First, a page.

US 5644333 A
This method is most advantageous when an analog multiplexer is controlled to pass either analog graphics signals or analog motion video signals to a multimedia display screen. In the preferred embodiment, this method includes the steps of outputting a digital color key from a graphics memory buffer at a designated time and for a designated period and then converting this color key to an analog signal. This analog color key signal is then detected during this designated period and stored to obtain a stored color key value. The graphics memory is then controlled to output the graphics signals to be displayed on a multimedia screen. These graphics signals include a digital color key for controlling a multiplexer to display a motion video window on the multimedia screen in place of the color key. The outputted graphics signals are converted into analog signals, and these analog signals are compared to the stored color key value for detecting whether a color key is being outputted in the graphics data stream. When the analog graphics signal matches the stored color key value, the multiplexer is controlled to pass motion video signals to the multimedia screen for displaying a video window within a graphics display. By using this method, the detection of a color key is not affected by any drifts in the analog graphics signal.
1. A method for automatically identifying a key signal value in a multimedia application, said method comprising the steps of:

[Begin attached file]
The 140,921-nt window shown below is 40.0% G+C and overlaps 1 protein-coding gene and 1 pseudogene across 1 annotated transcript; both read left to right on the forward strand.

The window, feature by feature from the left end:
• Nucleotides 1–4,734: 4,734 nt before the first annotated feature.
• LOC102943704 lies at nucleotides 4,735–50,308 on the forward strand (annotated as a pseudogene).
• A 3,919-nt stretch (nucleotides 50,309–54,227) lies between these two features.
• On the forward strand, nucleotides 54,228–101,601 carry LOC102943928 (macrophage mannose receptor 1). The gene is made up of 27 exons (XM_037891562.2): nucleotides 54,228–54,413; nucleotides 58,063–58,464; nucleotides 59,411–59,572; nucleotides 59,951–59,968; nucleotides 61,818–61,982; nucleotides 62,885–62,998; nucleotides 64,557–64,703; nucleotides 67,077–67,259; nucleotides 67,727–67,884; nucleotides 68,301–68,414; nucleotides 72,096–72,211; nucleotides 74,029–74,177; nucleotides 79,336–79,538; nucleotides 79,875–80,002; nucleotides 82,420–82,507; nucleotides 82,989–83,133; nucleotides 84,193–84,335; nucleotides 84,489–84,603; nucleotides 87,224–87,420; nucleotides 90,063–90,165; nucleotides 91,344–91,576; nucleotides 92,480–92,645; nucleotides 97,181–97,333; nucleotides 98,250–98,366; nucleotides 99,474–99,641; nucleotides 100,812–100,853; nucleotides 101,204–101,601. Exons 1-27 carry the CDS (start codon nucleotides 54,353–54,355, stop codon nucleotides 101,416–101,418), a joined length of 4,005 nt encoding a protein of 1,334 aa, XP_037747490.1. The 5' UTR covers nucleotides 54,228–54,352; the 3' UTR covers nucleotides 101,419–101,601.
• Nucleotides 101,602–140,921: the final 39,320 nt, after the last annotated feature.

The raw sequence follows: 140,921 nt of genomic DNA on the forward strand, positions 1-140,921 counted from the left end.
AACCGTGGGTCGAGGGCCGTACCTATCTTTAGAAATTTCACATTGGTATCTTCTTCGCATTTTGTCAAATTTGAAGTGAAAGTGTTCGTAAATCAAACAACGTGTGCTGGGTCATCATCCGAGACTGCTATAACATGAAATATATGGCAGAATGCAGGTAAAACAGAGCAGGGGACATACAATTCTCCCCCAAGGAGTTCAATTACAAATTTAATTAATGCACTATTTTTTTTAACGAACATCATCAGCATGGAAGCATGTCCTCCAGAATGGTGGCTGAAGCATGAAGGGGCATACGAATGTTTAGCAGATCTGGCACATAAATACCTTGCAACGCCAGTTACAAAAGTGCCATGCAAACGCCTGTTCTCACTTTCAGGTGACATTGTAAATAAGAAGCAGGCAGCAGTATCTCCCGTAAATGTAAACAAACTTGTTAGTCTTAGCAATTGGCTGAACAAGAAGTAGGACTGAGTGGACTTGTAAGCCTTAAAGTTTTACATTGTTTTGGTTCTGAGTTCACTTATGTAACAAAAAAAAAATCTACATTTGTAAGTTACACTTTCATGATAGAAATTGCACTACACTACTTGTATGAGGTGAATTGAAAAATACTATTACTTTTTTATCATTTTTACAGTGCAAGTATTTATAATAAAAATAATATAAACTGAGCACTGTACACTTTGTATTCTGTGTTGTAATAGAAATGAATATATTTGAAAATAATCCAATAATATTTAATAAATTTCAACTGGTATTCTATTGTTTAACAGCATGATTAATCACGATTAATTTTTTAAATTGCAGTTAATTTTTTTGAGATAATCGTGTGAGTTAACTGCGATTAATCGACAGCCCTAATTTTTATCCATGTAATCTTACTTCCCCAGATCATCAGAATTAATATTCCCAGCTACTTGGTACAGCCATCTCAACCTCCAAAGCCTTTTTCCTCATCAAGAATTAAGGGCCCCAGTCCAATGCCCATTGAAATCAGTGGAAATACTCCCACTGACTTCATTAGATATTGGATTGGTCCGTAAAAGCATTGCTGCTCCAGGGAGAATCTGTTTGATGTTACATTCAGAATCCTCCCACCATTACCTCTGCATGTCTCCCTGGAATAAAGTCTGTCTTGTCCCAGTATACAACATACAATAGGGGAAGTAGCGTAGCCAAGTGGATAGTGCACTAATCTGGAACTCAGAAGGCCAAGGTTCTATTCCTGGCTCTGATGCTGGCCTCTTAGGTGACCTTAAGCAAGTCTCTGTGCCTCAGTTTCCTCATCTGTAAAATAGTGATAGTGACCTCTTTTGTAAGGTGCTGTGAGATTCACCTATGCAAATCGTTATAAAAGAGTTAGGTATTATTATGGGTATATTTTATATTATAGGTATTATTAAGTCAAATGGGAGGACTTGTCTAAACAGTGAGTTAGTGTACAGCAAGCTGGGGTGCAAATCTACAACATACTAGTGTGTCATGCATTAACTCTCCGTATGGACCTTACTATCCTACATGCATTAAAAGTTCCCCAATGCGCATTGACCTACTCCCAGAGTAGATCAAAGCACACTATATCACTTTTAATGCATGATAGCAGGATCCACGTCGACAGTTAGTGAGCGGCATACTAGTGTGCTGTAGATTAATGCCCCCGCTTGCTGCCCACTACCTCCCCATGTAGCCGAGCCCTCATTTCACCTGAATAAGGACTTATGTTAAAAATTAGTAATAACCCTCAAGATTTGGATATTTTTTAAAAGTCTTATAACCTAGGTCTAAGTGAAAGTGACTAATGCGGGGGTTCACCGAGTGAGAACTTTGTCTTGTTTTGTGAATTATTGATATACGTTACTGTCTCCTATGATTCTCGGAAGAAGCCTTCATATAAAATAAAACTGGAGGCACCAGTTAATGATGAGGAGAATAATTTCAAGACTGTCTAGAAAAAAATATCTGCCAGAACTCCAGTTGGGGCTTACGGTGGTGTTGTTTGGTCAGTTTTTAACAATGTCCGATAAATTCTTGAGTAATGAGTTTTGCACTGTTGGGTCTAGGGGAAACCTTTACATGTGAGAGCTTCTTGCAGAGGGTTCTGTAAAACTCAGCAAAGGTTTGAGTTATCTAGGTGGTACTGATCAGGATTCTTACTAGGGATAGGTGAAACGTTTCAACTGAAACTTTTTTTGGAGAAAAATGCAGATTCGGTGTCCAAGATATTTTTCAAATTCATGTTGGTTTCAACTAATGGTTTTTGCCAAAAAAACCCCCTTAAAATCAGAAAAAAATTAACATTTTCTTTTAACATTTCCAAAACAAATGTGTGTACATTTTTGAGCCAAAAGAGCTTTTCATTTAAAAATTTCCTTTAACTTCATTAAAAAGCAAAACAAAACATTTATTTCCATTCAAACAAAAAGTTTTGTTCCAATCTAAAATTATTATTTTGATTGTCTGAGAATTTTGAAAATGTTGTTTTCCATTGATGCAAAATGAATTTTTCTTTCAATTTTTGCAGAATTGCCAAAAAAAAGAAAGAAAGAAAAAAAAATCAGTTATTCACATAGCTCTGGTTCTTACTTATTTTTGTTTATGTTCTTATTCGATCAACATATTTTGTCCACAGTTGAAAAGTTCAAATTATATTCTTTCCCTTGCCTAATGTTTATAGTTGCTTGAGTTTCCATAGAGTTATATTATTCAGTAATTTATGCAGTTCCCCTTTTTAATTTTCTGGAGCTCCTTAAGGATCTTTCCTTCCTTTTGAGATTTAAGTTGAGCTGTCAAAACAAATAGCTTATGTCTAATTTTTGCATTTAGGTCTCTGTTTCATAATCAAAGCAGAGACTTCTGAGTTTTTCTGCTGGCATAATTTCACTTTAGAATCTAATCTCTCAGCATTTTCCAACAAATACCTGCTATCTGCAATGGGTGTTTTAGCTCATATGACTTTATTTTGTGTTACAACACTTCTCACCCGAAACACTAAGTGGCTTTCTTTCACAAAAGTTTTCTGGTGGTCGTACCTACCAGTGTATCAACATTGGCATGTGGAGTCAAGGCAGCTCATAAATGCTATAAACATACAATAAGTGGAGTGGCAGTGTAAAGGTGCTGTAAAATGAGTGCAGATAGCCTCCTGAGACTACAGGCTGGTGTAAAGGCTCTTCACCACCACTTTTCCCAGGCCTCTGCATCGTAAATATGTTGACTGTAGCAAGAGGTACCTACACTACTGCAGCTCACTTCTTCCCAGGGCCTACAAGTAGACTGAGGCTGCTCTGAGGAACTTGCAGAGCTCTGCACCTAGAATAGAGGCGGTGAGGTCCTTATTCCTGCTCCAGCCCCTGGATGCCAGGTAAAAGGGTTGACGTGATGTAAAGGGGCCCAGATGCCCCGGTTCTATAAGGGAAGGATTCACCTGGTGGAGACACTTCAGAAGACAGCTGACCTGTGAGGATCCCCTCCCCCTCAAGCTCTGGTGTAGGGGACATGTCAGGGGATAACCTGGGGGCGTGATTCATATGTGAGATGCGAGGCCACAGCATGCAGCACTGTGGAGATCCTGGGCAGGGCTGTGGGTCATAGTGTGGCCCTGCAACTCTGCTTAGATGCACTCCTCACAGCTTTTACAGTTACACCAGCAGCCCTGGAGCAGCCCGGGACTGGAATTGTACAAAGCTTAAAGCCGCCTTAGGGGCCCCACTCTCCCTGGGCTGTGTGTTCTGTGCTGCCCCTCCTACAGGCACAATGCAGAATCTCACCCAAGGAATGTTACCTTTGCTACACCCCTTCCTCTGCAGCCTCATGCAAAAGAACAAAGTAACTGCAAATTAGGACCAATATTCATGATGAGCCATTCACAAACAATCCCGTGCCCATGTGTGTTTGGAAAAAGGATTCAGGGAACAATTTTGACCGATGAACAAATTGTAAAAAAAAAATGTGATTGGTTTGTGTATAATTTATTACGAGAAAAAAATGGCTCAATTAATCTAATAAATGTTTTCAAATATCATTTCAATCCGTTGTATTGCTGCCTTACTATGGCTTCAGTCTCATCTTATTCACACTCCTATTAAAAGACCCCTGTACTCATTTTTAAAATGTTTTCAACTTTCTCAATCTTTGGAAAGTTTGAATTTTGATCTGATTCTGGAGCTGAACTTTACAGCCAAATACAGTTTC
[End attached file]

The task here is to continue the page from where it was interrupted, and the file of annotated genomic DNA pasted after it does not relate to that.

selecting a digital key value;
controlling a first memory buffer to output a digital key signal determined by the digital key value at a designated time and for a designated period;
converting digital outputs of said first memory buffer to a first analog signal;
detecting said first analog signal during said designated period to obtain a detected analog color key value, said detected analog color key value for use in controlling a multiplexer for passing either graphics signals or motion video signals to a display device;
converting said detected analog color key value into a digital representation of said detected analog color key value;
storing said digital representation of said detected analog color key value to obtain a stored key value;
controlling said first memory buffer to output second digital signals after said designated period, said second digital signals for controlling pixels in said display device;
comparing a signal corresponding to said stored key value with analog signals corresponding to said second digital signals outputted after said designated period; and